If you've experienced dental trauma or have severe pain, bleeding, or swelling, this is considered a dental emergency requiring immediate care. A dental emergency also includes excessive bleeding due to cuts or lacerations to the mouth or gums, or a dislodged or fractured tooth. If you believe you have a dental emergency, it's important to seek immediate care from a dentist or other medical professional.
What should I do before I see my dentist or visit the ER?
A chipped, cracked or broken tooth
Rinse your mouth with warm water to clean the area and apply a cold compress to the side of your face. If you experience swelling, immediately contact a dentist. If you have a broken tooth, wrap the tooth in a damp washcloth or gauze and bring it with you to the dentist.
A loosened or knocked-out tooth
Immediately call your dentist if a tooth becomes loose or is knocked out due to a traumatic injury.
You may be able to save a tooth that has been knocked out by:
- Using a clean washcloth to gently re-insert the tooth back into the socket. Do not touch tooth roots. Depending on how long the tooth has been removed, it may reattach to the underlying bone.
- If the tooth is dirty, put it in a cup of milk or saliva to keep it moist and take it to the dentist.
A broken or dislocated jaw
If you suspect a broken jaw, apply a cold compress and immediately go to the emergency room.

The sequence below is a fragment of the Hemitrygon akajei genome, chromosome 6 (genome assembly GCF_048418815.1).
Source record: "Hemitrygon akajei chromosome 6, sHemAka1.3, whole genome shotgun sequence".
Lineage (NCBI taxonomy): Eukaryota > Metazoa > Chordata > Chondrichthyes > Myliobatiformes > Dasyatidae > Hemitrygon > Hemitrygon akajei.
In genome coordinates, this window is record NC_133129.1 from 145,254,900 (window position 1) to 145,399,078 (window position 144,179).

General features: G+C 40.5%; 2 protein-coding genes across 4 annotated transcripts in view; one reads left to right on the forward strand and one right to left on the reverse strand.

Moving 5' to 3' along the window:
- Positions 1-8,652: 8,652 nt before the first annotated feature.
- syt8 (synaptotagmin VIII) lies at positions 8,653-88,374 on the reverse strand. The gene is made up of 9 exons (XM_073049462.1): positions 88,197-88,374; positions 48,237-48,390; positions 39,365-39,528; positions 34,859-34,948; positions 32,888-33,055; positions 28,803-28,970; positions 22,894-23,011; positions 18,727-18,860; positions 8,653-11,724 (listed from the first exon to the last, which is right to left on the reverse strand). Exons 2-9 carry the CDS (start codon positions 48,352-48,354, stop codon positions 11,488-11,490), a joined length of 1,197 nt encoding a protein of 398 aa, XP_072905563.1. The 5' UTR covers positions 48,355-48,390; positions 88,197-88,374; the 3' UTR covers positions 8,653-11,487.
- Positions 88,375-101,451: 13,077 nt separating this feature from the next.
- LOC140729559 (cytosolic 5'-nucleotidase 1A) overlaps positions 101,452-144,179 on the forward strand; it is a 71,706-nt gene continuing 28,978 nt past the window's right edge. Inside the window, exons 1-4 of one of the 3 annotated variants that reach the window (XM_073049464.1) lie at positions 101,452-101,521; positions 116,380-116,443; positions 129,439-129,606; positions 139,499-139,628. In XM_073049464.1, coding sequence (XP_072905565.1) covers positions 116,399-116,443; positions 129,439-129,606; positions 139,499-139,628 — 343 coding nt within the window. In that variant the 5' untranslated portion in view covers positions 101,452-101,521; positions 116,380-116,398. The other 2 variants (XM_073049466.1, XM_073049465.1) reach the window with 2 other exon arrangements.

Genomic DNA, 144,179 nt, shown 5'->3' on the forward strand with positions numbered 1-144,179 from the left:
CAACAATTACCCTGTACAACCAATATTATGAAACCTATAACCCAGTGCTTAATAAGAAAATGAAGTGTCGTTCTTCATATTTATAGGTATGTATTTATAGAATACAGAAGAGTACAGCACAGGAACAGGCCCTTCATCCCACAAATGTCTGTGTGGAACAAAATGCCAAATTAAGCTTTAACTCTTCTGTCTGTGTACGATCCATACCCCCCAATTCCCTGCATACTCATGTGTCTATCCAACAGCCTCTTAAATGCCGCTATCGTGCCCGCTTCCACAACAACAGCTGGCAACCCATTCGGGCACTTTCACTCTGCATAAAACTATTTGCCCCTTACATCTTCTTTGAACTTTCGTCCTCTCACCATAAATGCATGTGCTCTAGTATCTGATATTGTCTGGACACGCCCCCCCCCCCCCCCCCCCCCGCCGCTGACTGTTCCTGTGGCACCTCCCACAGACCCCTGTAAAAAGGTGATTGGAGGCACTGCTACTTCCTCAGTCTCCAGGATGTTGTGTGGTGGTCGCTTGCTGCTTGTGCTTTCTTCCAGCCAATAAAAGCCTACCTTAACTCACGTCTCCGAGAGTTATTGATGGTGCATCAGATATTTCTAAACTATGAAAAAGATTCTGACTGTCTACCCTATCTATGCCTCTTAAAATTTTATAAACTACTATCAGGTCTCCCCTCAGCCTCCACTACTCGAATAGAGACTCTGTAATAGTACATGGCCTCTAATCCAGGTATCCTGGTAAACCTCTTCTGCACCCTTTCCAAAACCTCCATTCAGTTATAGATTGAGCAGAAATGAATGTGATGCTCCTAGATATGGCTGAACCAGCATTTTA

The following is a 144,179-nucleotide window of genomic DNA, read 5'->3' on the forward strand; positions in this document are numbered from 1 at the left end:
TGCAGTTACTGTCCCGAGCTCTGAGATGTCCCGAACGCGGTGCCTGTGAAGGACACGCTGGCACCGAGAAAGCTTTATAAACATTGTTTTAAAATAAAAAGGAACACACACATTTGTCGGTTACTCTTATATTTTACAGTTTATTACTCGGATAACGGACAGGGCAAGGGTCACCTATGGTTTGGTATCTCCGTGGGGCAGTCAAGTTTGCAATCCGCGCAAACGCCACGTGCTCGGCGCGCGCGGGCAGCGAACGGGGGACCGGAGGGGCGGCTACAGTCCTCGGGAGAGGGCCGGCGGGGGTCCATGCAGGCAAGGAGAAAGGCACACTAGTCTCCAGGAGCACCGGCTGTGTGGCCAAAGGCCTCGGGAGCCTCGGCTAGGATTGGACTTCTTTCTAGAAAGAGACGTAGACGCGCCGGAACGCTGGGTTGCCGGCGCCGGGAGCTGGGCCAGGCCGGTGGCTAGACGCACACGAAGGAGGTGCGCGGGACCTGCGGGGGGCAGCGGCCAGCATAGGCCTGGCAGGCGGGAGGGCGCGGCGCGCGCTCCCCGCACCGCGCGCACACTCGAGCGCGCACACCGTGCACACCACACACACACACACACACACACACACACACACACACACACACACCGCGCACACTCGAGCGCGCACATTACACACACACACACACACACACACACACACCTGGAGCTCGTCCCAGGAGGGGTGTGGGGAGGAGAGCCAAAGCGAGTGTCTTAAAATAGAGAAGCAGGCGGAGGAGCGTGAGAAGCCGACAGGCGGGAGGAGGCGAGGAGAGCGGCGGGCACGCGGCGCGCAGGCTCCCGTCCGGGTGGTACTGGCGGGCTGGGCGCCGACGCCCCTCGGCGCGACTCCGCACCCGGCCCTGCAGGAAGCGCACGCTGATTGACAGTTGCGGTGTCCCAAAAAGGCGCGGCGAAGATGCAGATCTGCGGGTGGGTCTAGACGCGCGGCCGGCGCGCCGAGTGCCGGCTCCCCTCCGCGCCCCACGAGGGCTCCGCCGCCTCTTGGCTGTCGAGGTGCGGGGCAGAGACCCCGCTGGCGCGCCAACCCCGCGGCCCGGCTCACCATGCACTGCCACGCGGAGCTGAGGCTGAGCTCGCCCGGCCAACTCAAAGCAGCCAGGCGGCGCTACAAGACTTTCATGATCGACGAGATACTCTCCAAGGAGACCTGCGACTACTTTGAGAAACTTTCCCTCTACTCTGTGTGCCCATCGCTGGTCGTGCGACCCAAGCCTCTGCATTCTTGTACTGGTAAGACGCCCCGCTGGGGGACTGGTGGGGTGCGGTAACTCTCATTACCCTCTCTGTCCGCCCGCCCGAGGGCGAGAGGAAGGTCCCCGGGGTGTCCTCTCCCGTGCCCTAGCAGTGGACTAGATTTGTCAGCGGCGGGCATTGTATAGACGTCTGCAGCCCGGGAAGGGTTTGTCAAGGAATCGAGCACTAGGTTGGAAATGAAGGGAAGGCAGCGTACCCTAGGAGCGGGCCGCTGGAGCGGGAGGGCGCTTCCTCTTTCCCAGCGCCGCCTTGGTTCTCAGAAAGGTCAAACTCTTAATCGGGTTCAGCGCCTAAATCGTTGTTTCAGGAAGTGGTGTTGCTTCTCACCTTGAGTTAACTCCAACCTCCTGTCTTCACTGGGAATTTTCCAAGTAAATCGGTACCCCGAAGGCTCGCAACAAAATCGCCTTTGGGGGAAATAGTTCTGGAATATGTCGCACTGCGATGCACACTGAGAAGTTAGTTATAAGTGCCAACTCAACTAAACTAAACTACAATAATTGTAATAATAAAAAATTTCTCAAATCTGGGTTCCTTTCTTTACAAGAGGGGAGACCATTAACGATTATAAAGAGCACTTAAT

An object stuck in the teeth or mouth
Use dental floss to gently remove the object if possible. Immediately see your dentist.
Excessive or frequent bleeding of gums
Apply firm pressure to the area with a damp washcloth. If the bleeding continues for an hour or more, visit urgent care or the emergency room. People with certain medical conditions, taking certain medications, or taking chemotherapy treatment should immediately go to urgent care or the ER.
When should I see my dentist for a dental emergency?
The following conditions can be treated by an emergency dentist:
- Your mouth or gums are swollen and painful
- You have severe tooth pain
- A tooth is knocked loose or knocked out
- Your gums are bleeding and won't stop
Most dentists reserve time in their daily schedules for emergencies, so call your dentist and offer detailed information about your condition. Most dentists treat emergencies as soon as possible.
Keep in mind, a hospital emergency room cannot provide the same level of specialized dental care as a dentist or dental specialist.
When should I go to the emergency room for a dental emergency?
Seek immediate medical attention if you experience one of these life-threatening oral health conditions:
- Difficulty breathing
- An emergency medical situation related to a mouth or tooth problem
- Swelling that spreads below your jawline, or to your nose or upper eyelid
- One side of your face droops or you have slurred speech, as this may be a sign of a stroke
- A dislocated or fractured jaw
- A serious cut or laceration